Artist and activist Rupert Kinnard in front of Never Look Away, under the likenesses of two characters he created 

Image: Mika Martinez

Portlanders walking in Old Town will now be greeted by a vibrant mural featuring eight figures important to the city’s LGBTQ+ community.

The title of the piece is Never Look Away, and it’s located on the side of a building that looks over what used to be Embers Avenue, a beloved gay bar that was open for nearly 50 years before it shuttered in 2017. Its bright colors take up the entire side of the three-story building and stretch a whole block, demanding attention from passersby and making it hard, indeed, to look away.

Figures in the piece include national figures like Marsha P. Johnson and Angelica Ross, and local figures like cartoonist Rupert Kinnard who created the first recurring Black and LGBTQ+ comic book characters, and Lynn Nakamoto, who is the first Asian-American elected to the Oregon Supreme Court and is a fierce advocate for LGBTQ+ rights in her work. Their figures are surrounded by symbols that mark their accomplishments and contributions, including 44 stars surrounding Johnson to mark the 44 transgender lives lost in 2020, and Kinnard’s legendary characters. 

Five years ago, Zoe Piliafas, the project’s organizer, had a vision for constructing the mural after she completed two others: The Fiercest Athletes, which depicts female athletes including Christine Sinclair and Serena Williams across the street from Powell’s City of Book on SW 10th, and the Black United Fund Mural, which features the likes Angela Davis and Maya Angelou on the side of the Black United Fund Building in NE Portland. After doing some preliminary research on the leading queer figures in Portland, Piliafas recognized Kathleen Saadat, who helped organize Portland’s first gay rights march, in a bar.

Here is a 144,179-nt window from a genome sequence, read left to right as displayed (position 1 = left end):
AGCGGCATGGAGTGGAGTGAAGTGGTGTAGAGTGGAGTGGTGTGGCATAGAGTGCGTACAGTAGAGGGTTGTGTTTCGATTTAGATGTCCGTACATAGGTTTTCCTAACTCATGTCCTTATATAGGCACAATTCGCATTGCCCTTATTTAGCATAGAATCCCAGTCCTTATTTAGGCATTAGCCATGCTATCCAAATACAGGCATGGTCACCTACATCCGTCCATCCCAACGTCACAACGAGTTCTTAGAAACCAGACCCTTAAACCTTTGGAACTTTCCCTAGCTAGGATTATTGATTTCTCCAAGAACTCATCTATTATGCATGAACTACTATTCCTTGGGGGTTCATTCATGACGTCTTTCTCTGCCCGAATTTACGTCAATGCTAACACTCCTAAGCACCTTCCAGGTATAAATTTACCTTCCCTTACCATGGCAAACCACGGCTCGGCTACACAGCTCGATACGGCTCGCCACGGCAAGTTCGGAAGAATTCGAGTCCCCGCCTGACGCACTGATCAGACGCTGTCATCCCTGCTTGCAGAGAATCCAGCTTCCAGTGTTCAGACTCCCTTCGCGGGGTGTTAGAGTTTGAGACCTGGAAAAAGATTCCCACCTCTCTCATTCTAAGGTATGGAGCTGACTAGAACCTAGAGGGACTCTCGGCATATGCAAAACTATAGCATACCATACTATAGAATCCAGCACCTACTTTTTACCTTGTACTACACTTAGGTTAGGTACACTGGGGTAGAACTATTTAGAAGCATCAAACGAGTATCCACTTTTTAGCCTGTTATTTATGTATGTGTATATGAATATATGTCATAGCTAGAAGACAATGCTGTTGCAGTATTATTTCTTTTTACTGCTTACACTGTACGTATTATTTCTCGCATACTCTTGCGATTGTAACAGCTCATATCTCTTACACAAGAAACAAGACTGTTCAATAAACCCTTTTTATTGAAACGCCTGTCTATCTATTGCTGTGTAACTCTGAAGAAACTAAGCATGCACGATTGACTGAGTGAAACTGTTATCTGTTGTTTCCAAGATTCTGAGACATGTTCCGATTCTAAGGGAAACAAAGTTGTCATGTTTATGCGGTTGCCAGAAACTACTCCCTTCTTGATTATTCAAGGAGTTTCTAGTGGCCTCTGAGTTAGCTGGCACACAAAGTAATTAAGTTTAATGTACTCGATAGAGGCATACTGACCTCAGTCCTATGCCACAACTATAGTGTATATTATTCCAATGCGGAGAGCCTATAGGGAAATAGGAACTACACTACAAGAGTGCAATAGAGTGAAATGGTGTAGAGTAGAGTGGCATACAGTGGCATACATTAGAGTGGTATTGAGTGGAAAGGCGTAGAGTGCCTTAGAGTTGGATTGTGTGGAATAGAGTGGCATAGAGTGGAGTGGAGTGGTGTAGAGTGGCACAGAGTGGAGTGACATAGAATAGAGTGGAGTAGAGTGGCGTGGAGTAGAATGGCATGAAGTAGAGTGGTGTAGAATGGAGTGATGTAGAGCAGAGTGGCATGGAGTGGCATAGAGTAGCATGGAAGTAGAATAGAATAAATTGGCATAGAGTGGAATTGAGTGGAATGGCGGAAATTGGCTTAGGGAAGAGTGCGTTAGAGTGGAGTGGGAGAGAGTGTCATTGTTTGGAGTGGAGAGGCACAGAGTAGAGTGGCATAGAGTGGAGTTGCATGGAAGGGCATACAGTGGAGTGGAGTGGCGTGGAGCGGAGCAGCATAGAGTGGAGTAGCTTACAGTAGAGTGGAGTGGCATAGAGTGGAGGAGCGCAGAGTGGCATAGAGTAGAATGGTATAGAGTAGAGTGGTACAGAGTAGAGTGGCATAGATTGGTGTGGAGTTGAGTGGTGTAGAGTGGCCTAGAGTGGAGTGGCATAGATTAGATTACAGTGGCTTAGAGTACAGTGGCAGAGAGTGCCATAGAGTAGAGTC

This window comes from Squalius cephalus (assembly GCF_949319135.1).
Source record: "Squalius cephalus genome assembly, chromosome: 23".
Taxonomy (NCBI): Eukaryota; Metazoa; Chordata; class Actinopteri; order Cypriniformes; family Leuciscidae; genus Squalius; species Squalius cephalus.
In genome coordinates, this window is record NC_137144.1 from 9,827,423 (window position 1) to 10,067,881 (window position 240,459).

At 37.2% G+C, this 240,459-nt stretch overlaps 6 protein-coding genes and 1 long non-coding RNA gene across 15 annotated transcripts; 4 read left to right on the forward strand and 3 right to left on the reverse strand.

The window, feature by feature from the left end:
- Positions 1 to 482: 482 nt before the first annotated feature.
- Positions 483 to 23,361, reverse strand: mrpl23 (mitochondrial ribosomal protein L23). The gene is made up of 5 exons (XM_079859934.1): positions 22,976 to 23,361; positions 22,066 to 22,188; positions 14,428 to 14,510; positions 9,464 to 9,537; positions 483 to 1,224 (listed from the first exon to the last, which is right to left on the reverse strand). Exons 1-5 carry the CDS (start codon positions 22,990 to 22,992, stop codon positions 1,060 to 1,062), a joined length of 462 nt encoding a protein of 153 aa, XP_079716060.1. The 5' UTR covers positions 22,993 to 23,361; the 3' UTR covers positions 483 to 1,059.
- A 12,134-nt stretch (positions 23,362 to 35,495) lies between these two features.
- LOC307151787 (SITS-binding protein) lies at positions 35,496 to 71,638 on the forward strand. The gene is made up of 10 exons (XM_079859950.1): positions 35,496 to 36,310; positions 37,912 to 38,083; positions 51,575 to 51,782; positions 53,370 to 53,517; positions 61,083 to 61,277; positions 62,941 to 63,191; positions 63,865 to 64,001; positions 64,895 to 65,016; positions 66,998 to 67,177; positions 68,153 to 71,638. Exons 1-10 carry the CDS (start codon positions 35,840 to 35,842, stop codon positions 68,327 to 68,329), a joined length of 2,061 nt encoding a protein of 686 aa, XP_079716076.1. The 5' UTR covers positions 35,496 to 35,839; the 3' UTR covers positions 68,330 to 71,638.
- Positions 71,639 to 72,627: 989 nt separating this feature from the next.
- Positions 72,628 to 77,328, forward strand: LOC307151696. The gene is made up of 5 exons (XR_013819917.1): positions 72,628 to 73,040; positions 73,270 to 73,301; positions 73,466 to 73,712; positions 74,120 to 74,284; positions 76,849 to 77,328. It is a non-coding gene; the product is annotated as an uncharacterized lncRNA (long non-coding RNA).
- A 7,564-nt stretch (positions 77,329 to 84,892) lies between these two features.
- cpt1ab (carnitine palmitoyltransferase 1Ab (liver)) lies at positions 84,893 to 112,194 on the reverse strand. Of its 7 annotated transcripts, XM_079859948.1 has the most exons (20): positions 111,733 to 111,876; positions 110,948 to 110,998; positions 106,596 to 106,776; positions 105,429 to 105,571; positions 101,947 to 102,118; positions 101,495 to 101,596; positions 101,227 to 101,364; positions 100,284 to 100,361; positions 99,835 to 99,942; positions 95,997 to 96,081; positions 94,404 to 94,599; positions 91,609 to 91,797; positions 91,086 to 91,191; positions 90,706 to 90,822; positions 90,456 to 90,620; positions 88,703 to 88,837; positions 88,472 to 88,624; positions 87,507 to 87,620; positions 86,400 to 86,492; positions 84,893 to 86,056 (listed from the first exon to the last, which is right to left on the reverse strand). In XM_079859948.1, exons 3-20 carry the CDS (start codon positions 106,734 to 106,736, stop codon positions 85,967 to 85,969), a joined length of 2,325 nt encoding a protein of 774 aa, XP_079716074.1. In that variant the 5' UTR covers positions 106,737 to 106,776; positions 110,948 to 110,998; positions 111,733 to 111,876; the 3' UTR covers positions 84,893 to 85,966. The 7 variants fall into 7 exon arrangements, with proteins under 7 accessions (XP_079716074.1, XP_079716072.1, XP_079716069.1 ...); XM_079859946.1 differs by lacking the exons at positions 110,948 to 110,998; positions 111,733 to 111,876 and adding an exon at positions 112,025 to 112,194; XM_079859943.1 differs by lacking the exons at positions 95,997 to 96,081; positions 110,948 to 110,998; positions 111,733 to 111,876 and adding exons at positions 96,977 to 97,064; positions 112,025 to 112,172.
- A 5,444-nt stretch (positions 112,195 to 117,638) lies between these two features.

Activist Kathleen Sadaat in front of her likeness on Never Look Away

Image: Mika Martinez

“I went up to her, I said ‘You don’t know me, but I’m going to put a mural up of you and other folks within the community,’”  Piliafas recalls. Sadaat laughed and said, “I’d like to see when that happens.” 

Piliafas says her motivation for installing public art throughout Portland is rooted in a questioning of who chooses who or what is canonized: “Who gets to decide, you know, what particular deeds or contributions or destinies are kept alive in public work? Most of our monuments and leaders don’t include most of us.”

To get Never Look Away off the ground, Piliafas formed a core team of producers and artists for the project in the summer of 2019, and was connected by a mutual friend with Debra Porta of Pride NW, the nonprofit that organizes Portland’s annual Pride festival. 

Piliafas and Porta met over coffee with the original, informal goal of discussing the mural’s designs and figures, but after an hour or two of conversation, Porta realized the project was exactly up Pride NW's alley. Porta told Piliafas Pride NW would be interested in funding the mural, and as the project progressed, Porta took on a more prominent role in its production alongside Piliafas.

Once the project was finalized and funding from Pride NW secured, Piliafas and her crew assembled a team to do the actual painting. This decision wasn’t taken lightly, as Piliafas wanted to feature female and queer-identifying artists. She landed on a group that included artist Cassandra Swan, experienced muralist Rachel Oleson, portrait artist Kyra Watkins, and two assistants: Naomi Likayi and Tommiemc Davis (Nafsi).

Although the mural has now been introduced to the public—five people from the mural attended an official ribbon-cutting ceremony on August 20; Sadaat and Kinnard cut the ribbon—Piliafas and Porta say their work isn’t done. They're now moving on to projects focused on educating Portland about the history, struggles, and future of its LGBTQ+ community. 

Porta says the goal is to create “a whole lot of education opportunities to bring the history and the people of our community to the forefront … to really help people learn about who we are, and where we come from, and the contributions that we made.” Plans include the creation of comic books or graphic novels to be included in specific history lessons, as well as partnerships with other community groups to disseminate information.

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